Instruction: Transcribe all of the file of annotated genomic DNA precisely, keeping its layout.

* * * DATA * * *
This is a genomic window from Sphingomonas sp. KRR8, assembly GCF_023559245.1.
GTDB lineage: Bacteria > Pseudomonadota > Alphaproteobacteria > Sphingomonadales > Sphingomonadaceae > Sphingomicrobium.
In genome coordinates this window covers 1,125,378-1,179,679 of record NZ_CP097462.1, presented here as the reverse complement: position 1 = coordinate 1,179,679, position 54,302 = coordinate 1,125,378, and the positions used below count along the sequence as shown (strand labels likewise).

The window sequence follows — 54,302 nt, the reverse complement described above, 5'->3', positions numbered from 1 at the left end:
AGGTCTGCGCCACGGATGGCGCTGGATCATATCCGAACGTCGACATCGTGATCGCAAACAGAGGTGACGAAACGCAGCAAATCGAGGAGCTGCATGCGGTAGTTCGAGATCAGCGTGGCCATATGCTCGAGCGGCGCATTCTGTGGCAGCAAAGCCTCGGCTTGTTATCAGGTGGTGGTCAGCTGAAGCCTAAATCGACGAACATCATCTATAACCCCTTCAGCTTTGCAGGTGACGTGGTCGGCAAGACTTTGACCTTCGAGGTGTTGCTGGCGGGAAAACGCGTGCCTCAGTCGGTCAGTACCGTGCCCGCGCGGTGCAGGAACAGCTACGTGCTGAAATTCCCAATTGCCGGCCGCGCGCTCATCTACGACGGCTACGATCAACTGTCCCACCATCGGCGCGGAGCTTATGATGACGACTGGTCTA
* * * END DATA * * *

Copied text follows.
This is a genomic window from Sphingomonas sp. KRR8, assembly GCF_023559245.1.
GTDB lineage: Bacteria > Pseudomonadota > Alphaproteobacteria > Sphingomonadales > Sphingomonadaceae > Sphingomicrobium.
In genome coordinates this window covers 1,125,378-1,179,679 of record NZ_CP097462.1, presented here as the reverse complement: position 1 = coordinate 1,179,679, position 54,302 = coordinate 1,125,378, and the positions used below count along the sequence as shown (strand labels likewise).

The window sequence follows — 54,302 nt, the reverse complement described above, 5'->3', positions numbered from 1 at the left end:
AGGTCTGCGCCACGGATGGCGCTGGATCATATCCGAACGTCGACATCGTGATCGCAAACAGAGGTGACGAAACGCAGCAAATCGAGGAGCTGCATGCGGTAGTTCGAGATCAGCGTGGCCATATGCTCGAGCGGCGCATTCTGTGGCAGCAAAGCCTCGGCTTGTTATCAGGTGGTGGTCAGCTGAAGCCTAAATCGACGAACATCATCTATAACCCCTTCAGCTTTGCAGGTGACGTGGTCGGCAAGACTTTGACCTTCGAGGTGTTGCTGGCGGGAAAACGCGTGCCTCAGTCGGTCAGTACCGTGCCCGCGCGGTGCAGGAACAGCTACGTGCTGAAATTCCCAATTGCCGGCCGCGCGCTCATCTACGACGGCTACGATCAACTGTCCCACCATCGGCGCGGAGCTTATGATGACGACTGGTCTA